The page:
They could create or give to a "field of interest" fund, which allows individuals to come together to support a cause such as at the LGBT Community Endowment Fund, the Utah's Natural Heritage Fund, the Alta Community Enrichment Agency Endowment, and the Women's Giving Circle.
The circle, thanks to contributions from approximately 100 donors who ranged in age from 8 to 90, handed out $16,000 to three community groups last year that focus on women's issues; it is on track to have an even bigger impact this year, Nelson said.
The LGBT Community Endowment Fund used a portion of its donations to give a $50,000 gift to establish a shelter for homeless youth.
The Alta Community endowment program helps support that small town's arts and education program, including its annual wildflower festival, avalanche education programs and arts programs for children who attend its one-room schoolhouse.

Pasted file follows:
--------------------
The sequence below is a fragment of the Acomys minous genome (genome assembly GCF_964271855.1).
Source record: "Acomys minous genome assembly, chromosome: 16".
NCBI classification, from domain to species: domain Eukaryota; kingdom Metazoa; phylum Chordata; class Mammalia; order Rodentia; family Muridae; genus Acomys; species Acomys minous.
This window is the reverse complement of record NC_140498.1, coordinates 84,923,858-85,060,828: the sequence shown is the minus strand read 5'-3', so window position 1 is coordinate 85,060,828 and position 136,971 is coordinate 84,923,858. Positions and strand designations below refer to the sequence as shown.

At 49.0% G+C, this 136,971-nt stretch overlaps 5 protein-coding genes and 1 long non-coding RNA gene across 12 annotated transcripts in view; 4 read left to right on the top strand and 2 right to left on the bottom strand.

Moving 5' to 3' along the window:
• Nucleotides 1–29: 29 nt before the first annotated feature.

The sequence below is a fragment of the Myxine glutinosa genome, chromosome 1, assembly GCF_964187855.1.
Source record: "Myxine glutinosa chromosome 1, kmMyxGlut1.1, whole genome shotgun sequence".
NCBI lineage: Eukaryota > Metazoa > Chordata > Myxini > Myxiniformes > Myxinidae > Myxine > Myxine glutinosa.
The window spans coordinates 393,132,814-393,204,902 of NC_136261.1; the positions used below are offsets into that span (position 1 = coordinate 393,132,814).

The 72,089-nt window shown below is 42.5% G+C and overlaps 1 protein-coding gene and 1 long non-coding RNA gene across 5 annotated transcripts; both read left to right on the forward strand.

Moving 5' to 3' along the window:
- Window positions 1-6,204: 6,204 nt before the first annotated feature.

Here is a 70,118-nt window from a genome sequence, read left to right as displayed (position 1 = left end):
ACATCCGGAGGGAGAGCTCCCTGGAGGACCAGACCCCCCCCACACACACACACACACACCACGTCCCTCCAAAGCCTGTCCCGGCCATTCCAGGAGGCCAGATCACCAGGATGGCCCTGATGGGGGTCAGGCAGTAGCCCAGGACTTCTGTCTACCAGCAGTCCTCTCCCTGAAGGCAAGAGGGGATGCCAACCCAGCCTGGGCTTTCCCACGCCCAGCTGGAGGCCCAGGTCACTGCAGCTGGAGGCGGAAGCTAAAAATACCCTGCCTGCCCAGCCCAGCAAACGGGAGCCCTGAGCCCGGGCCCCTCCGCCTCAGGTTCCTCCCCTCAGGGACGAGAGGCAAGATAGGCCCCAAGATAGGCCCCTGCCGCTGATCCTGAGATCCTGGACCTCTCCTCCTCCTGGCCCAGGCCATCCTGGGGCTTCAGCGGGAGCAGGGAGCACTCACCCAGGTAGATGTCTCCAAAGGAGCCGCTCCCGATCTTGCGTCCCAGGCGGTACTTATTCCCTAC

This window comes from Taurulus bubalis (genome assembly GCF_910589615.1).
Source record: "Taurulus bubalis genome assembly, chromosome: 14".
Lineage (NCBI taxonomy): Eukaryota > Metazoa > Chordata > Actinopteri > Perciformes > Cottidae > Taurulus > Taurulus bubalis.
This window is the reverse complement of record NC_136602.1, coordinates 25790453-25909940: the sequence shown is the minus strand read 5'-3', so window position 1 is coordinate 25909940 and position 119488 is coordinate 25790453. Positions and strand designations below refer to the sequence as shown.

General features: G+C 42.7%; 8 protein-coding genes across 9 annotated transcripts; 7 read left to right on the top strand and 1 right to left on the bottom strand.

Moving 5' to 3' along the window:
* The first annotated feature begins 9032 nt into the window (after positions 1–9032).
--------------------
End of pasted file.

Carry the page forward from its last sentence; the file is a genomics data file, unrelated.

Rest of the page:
The Community Foundation oversees four active scholarship programs that target specific geographic areas, fields of study or need. The Ostergar Scholarship Fund, for instance, was set up by an anonymous individual who graduated from Escalante High School. Now, a successful entrepreneur, the founder wants to encourage high achievers at Escalante High School to apply to top- tier universities outside Utah.
"He went to Escalante and was never told about the options out there," Nelson said.
The scholarship, being offered for the first time this year, covers application fees, which can range from $50 to $90 per school, and may cover some travel costs to visit schools. About five of the 20 students set to graduate from the school this school year are likely to be eligible for the award.
Chances are you didn't know Robin Mueller, a senior marketing director at Sorenson communications who died Nov. 4 of a massive heart attack after finishing what friends described as a "great set of tennis." She was 48.